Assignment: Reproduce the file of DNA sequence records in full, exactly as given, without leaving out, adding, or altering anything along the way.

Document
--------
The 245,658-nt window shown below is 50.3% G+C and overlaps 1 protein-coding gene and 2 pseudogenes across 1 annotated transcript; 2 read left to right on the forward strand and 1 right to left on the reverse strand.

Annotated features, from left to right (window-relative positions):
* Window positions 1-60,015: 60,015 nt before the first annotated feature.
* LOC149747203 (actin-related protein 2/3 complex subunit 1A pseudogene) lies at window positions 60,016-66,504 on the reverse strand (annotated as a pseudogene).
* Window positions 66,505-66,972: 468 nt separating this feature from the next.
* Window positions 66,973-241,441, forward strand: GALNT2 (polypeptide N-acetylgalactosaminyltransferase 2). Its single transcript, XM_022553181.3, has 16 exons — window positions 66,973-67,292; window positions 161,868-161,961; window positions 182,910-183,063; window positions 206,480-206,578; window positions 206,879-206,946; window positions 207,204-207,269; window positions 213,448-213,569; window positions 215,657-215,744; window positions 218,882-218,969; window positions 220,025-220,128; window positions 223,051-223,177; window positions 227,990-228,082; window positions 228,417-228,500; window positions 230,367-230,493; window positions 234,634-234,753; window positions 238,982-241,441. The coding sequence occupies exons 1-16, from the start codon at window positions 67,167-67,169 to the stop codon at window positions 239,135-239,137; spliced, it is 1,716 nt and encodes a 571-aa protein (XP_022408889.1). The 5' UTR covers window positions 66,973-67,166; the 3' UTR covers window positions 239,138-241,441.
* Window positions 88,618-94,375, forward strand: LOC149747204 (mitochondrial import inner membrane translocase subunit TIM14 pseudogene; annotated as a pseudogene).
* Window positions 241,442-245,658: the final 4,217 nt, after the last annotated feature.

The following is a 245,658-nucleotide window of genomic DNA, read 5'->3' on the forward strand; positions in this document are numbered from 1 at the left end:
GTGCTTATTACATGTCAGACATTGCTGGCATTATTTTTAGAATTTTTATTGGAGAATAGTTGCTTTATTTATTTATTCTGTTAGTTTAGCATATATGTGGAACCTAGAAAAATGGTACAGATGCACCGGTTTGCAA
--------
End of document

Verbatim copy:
The 245,658-nt window shown below is 50.3% G+C and overlaps 1 protein-coding gene and 2 pseudogenes across 1 annotated transcript; 2 read left to right on the forward strand and 1 right to left on the reverse strand.

Annotated features, from left to right (window-relative positions):
* Window positions 1-60,015: 60,015 nt before the first annotated feature.
* LOC149747203 (actin-related protein 2/3 complex subunit 1A pseudogene) lies at window positions 60,016-66,504 on the reverse strand (annotated as a pseudogene).
* Window positions 66,505-66,972: 468 nt separating this feature from the next.
* Window positions 66,973-241,441, forward strand: GALNT2 (polypeptide N-acetylgalactosaminyltransferase 2). Its single transcript, XM_022553181.3, has 16 exons — window positions 66,973-67,292; window positions 161,868-161,961; window positions 182,910-183,063; window positions 206,480-206,578; window positions 206,879-206,946; window positions 207,204-207,269; window positions 213,448-213,569; window positions 215,657-215,744; window positions 218,882-218,969; window positions 220,025-220,128; window positions 223,051-223,177; window positions 227,990-228,082; window positions 228,417-228,500; window positions 230,367-230,493; window positions 234,634-234,753; window positions 238,982-241,441. The coding sequence occupies exons 1-16, from the start codon at window positions 67,167-67,169 to the stop codon at window positions 239,135-239,137; spliced, it is 1,716 nt and encodes a 571-aa protein (XP_022408889.1). The 5' UTR covers window positions 66,973-67,166; the 3' UTR covers window positions 239,138-241,441.
* Window positions 88,618-94,375, forward strand: LOC149747204 (mitochondrial import inner membrane translocase subunit TIM14 pseudogene; annotated as a pseudogene).
* Window positions 241,442-245,658: the final 4,217 nt, after the last annotated feature.

The following is a 245,658-nucleotide window of genomic DNA, read 5'->3' on the forward strand; positions in this document are numbered from 1 at the left end:
GTGCTTATTACATGTCAGACATTGCTGGCATTATTTTTAGAATTTTTATTGGAGAATAGTTGCTTTATTTATTTATTCTGTTAGTTTAGCATATATGTGGAACCTAGAAAAATGGTACAGATGCACCGGTTTGCAA